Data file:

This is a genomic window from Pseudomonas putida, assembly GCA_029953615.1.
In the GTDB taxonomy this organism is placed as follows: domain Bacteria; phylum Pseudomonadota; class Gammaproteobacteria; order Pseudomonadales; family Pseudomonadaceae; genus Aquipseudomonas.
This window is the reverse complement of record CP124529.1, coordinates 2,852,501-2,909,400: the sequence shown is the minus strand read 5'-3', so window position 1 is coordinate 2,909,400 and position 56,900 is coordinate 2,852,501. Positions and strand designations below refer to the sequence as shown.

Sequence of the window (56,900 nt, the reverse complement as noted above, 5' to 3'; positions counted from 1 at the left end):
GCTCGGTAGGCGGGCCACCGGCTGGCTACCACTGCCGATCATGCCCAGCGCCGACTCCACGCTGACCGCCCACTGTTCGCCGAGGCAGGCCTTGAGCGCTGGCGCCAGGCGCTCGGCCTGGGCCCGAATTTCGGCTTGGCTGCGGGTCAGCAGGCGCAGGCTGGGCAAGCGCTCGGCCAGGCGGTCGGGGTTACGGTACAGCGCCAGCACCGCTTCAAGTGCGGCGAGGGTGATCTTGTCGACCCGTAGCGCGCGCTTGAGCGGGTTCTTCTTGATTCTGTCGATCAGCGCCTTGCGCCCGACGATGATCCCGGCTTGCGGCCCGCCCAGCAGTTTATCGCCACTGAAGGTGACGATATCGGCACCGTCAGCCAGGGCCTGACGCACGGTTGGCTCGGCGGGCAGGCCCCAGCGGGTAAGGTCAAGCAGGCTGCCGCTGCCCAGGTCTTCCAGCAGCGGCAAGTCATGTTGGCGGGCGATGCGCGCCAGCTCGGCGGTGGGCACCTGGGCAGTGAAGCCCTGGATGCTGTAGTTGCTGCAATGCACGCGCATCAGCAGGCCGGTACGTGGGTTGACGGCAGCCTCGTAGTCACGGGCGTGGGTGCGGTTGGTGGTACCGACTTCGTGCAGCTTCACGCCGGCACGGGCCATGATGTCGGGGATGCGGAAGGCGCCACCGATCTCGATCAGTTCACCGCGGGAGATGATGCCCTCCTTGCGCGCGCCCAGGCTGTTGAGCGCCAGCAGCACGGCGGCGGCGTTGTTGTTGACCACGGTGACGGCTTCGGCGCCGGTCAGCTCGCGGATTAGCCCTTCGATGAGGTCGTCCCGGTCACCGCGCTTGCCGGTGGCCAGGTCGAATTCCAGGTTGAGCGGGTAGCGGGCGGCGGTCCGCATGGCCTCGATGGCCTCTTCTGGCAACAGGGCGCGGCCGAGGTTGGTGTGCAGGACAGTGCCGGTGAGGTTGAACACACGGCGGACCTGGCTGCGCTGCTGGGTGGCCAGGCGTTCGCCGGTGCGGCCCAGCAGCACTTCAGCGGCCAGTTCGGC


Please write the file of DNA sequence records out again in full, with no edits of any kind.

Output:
This is a genomic window from Pseudomonas putida, assembly GCA_029953615.1.
In the GTDB taxonomy this organism is placed as follows: domain Bacteria; phylum Pseudomonadota; class Gammaproteobacteria; order Pseudomonadales; family Pseudomonadaceae; genus Aquipseudomonas.
This window is the reverse complement of record CP124529.1, coordinates 2,852,501-2,909,400: the sequence shown is the minus strand read 5'-3', so window position 1 is coordinate 2,909,400 and position 56,900 is coordinate 2,852,501. Positions and strand designations below refer to the sequence as shown.

Sequence of the window (56,900 nt, the reverse complement as noted above, 5' to 3'; positions counted from 1 at the left end):
GCTCGGTAGGCGGGCCACCGGCTGGCTACCACTGCCGATCATGCCCAGCGCCGACTCCACGCTGACCGCCCACTGTTCGCCGAGGCAGGCCTTGAGCGCTGGCGCCAGGCGCTCGGCCTGGGCCCGAATTTCGGCTTGGCTGCGGGTCAGCAGGCGCAGGCTGGGCAAGCGCTCGGCCAGGCGGTCGGGGTTACGGTACAGCGCCAGCACCGCTTCAAGTGCGGCGAGGGTGATCTTGTCGACCCGTAGCGCGCGCTTGAGCGGGTTCTTCTTGATTCTGTCGATCAGCGCCTTGCGCCCGACGATGATCCCGGCTTGCGGCCCGCCCAGCAGTTTATCGCCACTGAAGGTGACGATATCGGCACCGTCAGCCAGGGCCTGACGCACGGTTGGCTCGGCGGGCAGGCCCCAGCGGGTAAGGTCAAGCAGGCTGCCGCTGCCCAGGTCTTCCAGCAGCGGCAAGTCATGTTGGCGGGCGATGCGCGCCAGCTCGGCGGTGGGCACCTGGGCAGTGAAGCCCTGGATGCTGTAGTTGCTGCAATGCACGCGCATCAGCAGGCCGGTACGTGGGTTGACGGCAGCCTCGTAGTCACGGGCGTGGGTGCGGTTGGTGGTACCGACTTCGTGCAGCTTCACGCCGGCACGGGCCATGATGTCGGGGATGCGGAAGGCGCCACCGATCTCGATCAGTTCACCGCGGGAGATGATGCCCTCCTTGCGCGCGCCCAGGCTGTTGAGCGCCAGCAGCACGGCGGCGGCGTTGTTGTTGACCACGGTGACGGCTTCGGCGCCGGTCAGCTCGCGGATTAGCCCTTCGATGAGGTCGTCCCGGTCACCGCGCTTGCCGGTGGCCAGGTCGAATTCCAGGTTGAGCGGGTAGCGGGCGGCGGTCCGCATGGCCTCGATGGCCTCTTCTGGCAACAGGGCGCGGCCGAGGTTGGTGTGCAGGACAGTGCCGGTGAGGTTGAACACACGGCGGACCTGGCTGCGCTGCTGGGTGGCCAGGCGTTCGCCGGTGCGGCCCAGCAGCACTTCAGCGGCCAGTTCGGC